Okay, so no one around here is pregnant. Though yesterday, my sister accused me of the condition when I made her wash off the moisturizer that she was wearing because it made me want to puke. In the nicest possible way.
I'm still nobody's mother and if you asked my husband (and he consulted our current bank balance), you would know that I am likely (though not certain, never certain) to stay that way for a while.
In fact, I realized this week that I am the only woman in his family that isn't a mother. I figured this out when I found out that we had missed "Mothering Sunday" or Mother's Day in the UK. Oh, we had the gifts and cards. They'd been stashed away for an age in the "present closet" or rather the "black hole at the back of the house." But where they addressed? Postage affixed? Mailed?
The reason for this was simple. I don't know when Mothering Sunday is. And if I had had to guess, I would have said that it was always the third weekend of March--not the fourth week of Lent. Why would you celebrate mother's day during lent? Why would you celebrate anything during lent? Or so my own mother--the preacher--wondered when I told her that I discovered we had missed it. No presents for Rich's mom. No phone call. Nothing.
Sure, Richard should have remembered, but in our family the division of labor goes like this:
Rich--dishes, laundry, vacuuming. Rach--holiday celebrating, bringing home the big bucks, looking pretty. Not sure that this is a formula that I am willing to mess with too much at the moment.
I might have remembered Mothering Sunday if I were British. Unfortunately, as much as I feel British on the inside (and I've drunk enough tea to make it so), I understand that this just doesn't count. Other evidence that betrays my alien nature: I hate marmite, ribena and branston 'pickle,' I always always look left-right-left when crossing the street, and I still laugh nervously when people say, "toilet" instead of "restroom."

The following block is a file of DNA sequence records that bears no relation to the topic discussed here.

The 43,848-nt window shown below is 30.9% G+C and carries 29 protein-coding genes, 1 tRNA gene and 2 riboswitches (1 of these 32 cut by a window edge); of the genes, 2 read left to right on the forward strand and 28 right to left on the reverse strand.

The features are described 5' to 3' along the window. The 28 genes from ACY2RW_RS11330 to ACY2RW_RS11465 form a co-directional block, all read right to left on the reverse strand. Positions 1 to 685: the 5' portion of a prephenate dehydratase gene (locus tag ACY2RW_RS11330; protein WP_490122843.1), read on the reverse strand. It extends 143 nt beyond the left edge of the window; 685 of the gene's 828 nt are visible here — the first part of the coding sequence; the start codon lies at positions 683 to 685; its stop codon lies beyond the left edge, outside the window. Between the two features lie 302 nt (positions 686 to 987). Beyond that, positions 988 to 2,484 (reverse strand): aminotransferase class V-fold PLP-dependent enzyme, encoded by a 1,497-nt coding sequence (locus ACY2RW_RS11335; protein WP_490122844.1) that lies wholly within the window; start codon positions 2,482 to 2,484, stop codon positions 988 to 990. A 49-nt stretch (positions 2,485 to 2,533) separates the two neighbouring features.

Maybe I would have known about the day if I were someone's mother. I might have gotten a card and a well-wish or two from across the pond myself. But childless is tantamount to holiday-less. And being the only woman in the family who isn't a mother makes me, like the fourth wife in the Joy Luck Club, beholden.
Luckily, I have been forgiven. Someday, I'll know how important this holiday is. Or maybe I won't. After all, I am only an American.
So I am off to the post office to airmail my well wishes to the mothers in the family and there will only be the gentlest of weeping on the way.
P.S. Here's the gift I picked out. A sweet posy ring from Anthropologie (or Anthro as those in the know--aka Richard the employee--say.) What I lack in grandchild-production I make up for in funky-ring gifting, no?